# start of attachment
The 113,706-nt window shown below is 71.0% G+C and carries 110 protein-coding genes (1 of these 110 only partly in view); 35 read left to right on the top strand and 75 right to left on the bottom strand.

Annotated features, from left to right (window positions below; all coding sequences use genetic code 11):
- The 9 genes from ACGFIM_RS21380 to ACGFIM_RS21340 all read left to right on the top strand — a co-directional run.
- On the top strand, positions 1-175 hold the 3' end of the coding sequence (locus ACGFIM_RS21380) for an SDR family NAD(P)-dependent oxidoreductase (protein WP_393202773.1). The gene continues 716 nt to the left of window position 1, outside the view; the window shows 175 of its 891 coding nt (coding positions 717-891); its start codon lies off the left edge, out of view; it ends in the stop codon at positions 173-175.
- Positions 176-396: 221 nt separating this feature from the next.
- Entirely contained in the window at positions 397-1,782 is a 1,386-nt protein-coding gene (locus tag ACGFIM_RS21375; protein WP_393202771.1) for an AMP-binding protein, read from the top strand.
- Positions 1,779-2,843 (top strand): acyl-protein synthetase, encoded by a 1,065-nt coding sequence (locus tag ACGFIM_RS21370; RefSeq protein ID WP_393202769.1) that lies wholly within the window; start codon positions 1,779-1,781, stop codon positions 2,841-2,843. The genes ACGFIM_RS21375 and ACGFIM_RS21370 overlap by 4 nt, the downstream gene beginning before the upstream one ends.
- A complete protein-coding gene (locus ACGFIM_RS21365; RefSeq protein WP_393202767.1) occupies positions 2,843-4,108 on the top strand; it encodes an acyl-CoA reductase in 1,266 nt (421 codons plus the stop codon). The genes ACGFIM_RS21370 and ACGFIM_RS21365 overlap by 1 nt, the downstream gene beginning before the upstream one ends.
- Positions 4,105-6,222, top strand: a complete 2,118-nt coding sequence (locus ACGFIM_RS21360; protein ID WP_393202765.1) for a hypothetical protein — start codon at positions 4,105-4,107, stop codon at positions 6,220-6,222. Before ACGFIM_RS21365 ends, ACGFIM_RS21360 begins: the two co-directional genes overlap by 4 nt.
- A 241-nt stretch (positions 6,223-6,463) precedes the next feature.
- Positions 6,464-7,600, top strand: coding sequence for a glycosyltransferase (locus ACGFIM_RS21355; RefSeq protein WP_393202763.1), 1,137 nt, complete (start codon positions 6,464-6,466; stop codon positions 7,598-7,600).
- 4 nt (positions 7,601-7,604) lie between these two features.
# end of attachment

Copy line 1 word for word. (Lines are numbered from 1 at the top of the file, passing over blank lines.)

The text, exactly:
The 113,706-nt window shown below is 71.0% G+C and carries 110 protein-coding genes (1 of these 110 only partly in view); 35 read left to right on the top strand and 75 right to left on the bottom strand.